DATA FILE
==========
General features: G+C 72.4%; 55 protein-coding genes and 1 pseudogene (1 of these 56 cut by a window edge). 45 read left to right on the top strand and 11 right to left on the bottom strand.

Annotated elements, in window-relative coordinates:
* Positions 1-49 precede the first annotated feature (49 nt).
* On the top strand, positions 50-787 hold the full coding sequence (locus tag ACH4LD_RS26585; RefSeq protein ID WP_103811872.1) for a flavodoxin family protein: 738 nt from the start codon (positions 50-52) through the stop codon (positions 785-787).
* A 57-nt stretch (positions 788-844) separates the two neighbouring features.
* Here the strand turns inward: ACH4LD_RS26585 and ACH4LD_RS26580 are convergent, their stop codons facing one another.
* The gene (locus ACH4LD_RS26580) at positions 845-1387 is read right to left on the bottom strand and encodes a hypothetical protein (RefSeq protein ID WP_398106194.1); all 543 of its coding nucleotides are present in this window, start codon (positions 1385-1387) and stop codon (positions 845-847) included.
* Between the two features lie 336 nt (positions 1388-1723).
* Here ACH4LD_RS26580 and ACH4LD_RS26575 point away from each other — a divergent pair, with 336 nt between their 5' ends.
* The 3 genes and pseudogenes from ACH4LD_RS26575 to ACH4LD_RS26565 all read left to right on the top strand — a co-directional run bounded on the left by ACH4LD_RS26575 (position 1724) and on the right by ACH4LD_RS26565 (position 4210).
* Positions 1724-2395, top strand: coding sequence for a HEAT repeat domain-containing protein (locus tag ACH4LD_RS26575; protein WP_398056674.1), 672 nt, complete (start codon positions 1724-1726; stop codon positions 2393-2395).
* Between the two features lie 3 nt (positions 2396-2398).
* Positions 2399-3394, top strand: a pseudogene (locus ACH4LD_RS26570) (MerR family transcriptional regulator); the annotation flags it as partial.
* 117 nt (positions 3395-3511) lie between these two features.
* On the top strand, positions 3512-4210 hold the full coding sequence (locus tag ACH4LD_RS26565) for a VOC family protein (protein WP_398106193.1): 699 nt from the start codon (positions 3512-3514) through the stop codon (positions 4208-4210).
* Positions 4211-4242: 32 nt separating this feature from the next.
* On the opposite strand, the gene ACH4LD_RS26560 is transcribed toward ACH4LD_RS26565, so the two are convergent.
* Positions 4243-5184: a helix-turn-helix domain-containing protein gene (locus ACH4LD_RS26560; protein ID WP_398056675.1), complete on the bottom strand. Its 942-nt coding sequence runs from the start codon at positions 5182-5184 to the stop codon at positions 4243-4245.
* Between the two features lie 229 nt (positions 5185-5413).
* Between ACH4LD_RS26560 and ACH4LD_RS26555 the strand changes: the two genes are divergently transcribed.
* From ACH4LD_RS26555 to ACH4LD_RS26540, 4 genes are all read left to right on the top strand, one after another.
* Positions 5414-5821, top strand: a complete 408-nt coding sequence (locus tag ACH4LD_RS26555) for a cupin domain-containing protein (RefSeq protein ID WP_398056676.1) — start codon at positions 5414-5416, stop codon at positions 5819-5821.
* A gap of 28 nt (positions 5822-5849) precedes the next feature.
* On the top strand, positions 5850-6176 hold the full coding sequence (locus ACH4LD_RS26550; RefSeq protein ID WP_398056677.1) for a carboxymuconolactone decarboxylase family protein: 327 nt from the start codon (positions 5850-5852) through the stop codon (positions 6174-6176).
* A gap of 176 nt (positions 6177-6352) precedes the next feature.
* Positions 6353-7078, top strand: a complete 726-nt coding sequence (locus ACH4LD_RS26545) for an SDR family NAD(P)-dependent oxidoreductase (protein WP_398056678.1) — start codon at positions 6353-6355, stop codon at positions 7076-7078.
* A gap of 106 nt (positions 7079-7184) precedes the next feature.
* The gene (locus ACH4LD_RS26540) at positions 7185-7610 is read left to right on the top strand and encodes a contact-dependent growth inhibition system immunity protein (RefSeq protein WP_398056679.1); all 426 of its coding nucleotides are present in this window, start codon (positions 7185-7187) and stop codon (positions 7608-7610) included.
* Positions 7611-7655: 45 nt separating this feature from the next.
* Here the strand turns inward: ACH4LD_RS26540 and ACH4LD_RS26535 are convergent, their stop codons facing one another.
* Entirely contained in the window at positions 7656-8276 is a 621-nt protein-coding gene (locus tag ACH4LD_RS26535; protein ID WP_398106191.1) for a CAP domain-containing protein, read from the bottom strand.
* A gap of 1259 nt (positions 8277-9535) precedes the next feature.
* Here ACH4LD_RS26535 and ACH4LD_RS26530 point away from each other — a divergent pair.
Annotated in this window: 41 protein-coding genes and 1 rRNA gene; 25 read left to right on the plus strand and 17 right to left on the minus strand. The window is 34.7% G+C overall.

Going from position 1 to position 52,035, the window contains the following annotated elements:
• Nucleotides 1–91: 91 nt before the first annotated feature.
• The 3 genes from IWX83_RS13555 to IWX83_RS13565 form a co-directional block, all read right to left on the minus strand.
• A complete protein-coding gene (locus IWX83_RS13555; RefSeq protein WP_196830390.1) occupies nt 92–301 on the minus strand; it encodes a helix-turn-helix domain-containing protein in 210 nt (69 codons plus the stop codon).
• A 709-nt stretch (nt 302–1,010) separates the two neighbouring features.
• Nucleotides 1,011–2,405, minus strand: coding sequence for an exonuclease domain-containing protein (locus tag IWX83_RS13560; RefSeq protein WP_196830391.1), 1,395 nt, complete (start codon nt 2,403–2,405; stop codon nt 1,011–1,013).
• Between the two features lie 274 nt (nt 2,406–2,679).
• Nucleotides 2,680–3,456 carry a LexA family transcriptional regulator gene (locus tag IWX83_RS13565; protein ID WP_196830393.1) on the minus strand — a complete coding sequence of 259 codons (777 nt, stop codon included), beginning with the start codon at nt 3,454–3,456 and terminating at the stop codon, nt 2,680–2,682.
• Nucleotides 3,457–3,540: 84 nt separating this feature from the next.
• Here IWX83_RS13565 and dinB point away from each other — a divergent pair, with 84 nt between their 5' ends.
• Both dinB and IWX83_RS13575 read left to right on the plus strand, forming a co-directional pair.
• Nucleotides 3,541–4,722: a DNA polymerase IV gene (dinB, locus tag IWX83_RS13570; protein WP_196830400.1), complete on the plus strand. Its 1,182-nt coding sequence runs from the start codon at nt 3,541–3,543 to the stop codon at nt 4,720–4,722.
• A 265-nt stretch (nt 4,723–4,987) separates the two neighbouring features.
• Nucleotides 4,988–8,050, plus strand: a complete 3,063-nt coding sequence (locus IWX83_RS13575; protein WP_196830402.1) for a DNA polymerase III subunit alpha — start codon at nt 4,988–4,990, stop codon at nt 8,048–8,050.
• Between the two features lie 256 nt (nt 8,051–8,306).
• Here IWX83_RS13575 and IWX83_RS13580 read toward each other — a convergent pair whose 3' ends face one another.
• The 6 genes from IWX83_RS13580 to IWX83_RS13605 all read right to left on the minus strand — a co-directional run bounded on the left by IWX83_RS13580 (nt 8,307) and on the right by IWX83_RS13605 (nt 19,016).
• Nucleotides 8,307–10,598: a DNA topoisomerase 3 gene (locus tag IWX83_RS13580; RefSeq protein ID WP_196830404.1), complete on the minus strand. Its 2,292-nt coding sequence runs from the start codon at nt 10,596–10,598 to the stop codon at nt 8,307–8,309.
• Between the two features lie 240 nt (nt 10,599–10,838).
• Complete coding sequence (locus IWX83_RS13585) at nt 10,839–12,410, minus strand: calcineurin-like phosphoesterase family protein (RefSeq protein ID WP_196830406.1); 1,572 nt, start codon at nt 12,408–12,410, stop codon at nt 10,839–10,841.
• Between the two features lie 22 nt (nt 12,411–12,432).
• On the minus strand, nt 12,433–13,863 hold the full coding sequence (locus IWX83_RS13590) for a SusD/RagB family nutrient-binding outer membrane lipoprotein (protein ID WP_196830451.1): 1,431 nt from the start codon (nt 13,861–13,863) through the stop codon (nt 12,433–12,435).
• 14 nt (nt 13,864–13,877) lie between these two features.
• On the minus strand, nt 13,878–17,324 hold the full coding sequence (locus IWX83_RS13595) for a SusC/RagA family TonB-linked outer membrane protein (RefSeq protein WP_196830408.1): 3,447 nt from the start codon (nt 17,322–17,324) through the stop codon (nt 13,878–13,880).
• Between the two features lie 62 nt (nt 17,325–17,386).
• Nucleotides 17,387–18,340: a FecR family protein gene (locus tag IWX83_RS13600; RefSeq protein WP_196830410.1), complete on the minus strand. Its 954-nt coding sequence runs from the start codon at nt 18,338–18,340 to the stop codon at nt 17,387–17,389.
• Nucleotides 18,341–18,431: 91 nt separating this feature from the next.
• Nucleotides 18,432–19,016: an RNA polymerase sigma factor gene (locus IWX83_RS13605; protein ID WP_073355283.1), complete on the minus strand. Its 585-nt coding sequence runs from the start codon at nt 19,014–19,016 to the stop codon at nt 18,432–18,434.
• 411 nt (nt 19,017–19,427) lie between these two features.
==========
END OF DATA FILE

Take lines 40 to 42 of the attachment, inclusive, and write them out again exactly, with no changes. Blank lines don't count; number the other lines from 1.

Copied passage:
• Nucleotides 1,011–2,405, minus strand: coding sequence for an exonuclease domain-containing protein (locus tag IWX83_RS13560; RefSeq protein WP_196830391.1), 1,395 nt, complete (start codon nt 2,403–2,405; stop codon nt 1,011–1,013).
• Between the two features lie 274 nt (nt 2,406–2,679).
• Nucleotides 2,680–3,456 carry a LexA family transcriptional regulator gene (locus tag IWX83_RS13565; protein ID WP_196830393.1) on the minus strand — a complete coding sequence of 259 codons (777 nt, stop codon included), beginning with the start codon at nt 3,454–3,456 and terminating at the stop codon, nt 2,680–2,682.